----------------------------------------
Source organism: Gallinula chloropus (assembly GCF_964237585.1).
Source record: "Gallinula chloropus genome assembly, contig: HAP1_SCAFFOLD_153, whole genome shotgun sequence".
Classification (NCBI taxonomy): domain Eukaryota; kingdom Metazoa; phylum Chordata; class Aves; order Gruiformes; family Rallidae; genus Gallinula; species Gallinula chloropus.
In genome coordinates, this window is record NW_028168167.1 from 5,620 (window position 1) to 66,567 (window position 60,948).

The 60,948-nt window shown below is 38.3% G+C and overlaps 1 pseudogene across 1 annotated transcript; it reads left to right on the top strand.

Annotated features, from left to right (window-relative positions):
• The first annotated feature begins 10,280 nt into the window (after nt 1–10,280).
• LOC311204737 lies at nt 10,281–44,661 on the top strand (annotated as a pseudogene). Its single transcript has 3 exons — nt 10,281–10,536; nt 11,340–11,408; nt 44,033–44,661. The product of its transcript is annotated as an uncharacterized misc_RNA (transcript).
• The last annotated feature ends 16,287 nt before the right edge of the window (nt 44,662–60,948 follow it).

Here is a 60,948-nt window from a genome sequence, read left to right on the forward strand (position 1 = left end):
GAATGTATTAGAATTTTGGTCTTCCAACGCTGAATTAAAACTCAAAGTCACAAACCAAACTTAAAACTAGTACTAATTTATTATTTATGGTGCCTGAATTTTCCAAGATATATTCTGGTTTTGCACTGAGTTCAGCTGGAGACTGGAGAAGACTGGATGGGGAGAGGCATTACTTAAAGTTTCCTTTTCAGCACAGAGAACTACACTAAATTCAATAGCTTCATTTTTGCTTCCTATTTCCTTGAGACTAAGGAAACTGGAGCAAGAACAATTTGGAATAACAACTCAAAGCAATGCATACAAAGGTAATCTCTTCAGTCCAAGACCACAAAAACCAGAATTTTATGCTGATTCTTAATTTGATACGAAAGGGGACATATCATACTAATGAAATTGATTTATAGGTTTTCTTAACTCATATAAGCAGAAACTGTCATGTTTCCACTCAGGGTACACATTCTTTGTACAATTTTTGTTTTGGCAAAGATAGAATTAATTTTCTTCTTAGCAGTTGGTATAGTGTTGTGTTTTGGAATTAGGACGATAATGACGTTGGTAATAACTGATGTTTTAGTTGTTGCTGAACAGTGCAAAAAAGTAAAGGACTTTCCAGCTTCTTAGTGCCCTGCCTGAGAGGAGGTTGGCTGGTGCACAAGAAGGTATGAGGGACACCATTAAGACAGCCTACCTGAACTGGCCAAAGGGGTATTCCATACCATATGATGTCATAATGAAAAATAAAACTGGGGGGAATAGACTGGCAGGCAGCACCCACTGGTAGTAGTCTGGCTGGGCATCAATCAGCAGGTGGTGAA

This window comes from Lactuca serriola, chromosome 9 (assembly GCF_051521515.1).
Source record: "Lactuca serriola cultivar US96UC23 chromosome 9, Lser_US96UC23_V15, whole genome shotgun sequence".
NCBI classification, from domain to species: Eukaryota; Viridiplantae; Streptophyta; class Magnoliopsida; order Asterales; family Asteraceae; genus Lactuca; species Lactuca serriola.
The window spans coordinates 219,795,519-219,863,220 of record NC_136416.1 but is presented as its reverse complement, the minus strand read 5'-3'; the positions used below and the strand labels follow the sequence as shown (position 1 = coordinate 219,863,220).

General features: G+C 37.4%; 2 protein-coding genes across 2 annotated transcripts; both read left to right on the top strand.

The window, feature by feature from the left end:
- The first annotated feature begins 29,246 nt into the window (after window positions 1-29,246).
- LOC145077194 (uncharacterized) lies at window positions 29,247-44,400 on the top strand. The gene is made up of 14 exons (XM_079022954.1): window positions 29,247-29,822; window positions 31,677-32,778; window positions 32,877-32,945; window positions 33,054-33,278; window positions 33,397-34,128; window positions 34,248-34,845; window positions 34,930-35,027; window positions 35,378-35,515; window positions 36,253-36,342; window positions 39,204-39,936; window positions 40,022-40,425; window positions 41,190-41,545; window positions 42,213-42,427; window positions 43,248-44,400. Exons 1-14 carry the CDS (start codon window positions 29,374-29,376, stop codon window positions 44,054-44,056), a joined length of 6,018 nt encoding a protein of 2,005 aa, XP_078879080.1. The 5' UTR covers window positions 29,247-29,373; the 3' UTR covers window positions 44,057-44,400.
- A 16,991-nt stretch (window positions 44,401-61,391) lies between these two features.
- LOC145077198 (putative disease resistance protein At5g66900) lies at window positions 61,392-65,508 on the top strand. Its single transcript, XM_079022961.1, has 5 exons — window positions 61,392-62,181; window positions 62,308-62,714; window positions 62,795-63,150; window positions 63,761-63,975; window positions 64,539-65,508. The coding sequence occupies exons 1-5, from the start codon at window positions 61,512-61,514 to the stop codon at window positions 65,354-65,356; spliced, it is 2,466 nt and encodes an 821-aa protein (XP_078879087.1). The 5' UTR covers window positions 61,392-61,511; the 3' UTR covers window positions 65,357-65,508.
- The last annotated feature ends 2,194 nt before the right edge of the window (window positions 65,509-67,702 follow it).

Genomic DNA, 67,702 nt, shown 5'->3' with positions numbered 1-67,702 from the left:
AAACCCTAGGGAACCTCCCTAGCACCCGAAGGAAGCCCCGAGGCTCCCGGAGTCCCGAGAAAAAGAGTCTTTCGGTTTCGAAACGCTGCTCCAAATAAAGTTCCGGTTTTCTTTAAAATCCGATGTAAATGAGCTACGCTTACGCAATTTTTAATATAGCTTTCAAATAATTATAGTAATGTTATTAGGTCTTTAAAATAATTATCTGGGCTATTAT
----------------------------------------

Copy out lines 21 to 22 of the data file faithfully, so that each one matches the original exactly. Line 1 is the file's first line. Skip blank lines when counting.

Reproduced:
- LOC145077198 (putative disease resistance protein At5g66900) lies at window positions 61,392-65,508 on the top strand. Its single transcript, XM_079022961.1, has 5 exons — window positions 61,392-62,181; window positions 62,308-62,714; window positions 62,795-63,150; window positions 63,761-63,975; window positions 64,539-65,508. The coding sequence occupies exons 1-5, from the start codon at window positions 61,512-61,514 to the stop codon at window positions 65,354-65,356; spliced, it is 2,466 nt and encodes an 821-aa protein (XP_078879087.1). The 5' UTR covers window positions 61,392-61,511; the 3' UTR covers window positions 65,357-65,508.
- The last annotated feature ends 2,194 nt before the right edge of the window (window positions 65,509-67,702 follow it).